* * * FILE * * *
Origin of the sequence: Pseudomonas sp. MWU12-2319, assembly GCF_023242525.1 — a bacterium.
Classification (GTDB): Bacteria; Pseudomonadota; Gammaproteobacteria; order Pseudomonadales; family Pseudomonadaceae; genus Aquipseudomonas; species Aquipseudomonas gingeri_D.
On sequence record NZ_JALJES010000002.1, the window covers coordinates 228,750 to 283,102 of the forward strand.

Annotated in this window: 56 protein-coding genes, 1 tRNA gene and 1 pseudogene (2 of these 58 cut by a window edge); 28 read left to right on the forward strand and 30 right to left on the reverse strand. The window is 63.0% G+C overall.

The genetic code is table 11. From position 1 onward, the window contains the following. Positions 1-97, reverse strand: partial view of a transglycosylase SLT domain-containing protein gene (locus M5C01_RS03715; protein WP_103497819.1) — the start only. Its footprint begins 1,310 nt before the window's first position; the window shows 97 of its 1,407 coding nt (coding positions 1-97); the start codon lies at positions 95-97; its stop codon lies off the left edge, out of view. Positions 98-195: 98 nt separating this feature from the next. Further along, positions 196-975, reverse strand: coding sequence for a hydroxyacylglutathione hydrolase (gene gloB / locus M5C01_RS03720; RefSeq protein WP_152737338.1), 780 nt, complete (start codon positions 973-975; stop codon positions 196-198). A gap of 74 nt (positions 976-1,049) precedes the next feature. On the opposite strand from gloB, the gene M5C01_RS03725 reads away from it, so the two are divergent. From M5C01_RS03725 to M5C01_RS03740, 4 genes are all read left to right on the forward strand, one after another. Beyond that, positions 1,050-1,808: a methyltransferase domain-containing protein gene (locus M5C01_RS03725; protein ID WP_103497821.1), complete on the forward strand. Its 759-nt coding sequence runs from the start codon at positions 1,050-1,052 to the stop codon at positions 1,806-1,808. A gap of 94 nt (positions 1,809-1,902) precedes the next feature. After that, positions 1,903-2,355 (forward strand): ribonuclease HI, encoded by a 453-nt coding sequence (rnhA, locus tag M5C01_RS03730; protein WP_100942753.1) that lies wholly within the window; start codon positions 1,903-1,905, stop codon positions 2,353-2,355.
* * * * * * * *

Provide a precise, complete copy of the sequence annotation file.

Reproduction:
Origin of the sequence: Pseudomonas sp. MWU12-2319, assembly GCF_023242525.1 — a bacterium.
Classification (GTDB): Bacteria; Pseudomonadota; Gammaproteobacteria; order Pseudomonadales; family Pseudomonadaceae; genus Aquipseudomonas; species Aquipseudomonas gingeri_D.
On sequence record NZ_JALJES010000002.1, the window covers coordinates 228,750 to 283,102 of the forward strand.

Annotated in this window: 56 protein-coding genes, 1 tRNA gene and 1 pseudogene (2 of these 58 cut by a window edge); 28 read left to right on the forward strand and 30 right to left on the reverse strand. The window is 63.0% G+C overall.

The genetic code is table 11. From position 1 onward, the window contains the following. Positions 1-97, reverse strand: partial view of a transglycosylase SLT domain-containing protein gene (locus M5C01_RS03715; protein WP_103497819.1) — the start only. Its footprint begins 1,310 nt before the window's first position; the window shows 97 of its 1,407 coding nt (coding positions 1-97); the start codon lies at positions 95-97; its stop codon lies off the left edge, out of view. Positions 98-195: 98 nt separating this feature from the next. Further along, positions 196-975, reverse strand: coding sequence for a hydroxyacylglutathione hydrolase (gene gloB / locus M5C01_RS03720; RefSeq protein WP_152737338.1), 780 nt, complete (start codon positions 973-975; stop codon positions 196-198). A gap of 74 nt (positions 976-1,049) precedes the next feature. On the opposite strand from gloB, the gene M5C01_RS03725 reads away from it, so the two are divergent. From M5C01_RS03725 to M5C01_RS03740, 4 genes are all read left to right on the forward strand, one after another. Beyond that, positions 1,050-1,808: a methyltransferase domain-containing protein gene (locus M5C01_RS03725; protein ID WP_103497821.1), complete on the forward strand. Its 759-nt coding sequence runs from the start codon at positions 1,050-1,052 to the stop codon at positions 1,806-1,808. A gap of 94 nt (positions 1,809-1,902) precedes the next feature. After that, positions 1,903-2,355 (forward strand): ribonuclease HI, encoded by a 453-nt coding sequence (rnhA, locus tag M5C01_RS03730; protein WP_100942753.1) that lies wholly within the window; start codon positions 1,903-1,905, stop codon positions 2,353-2,355.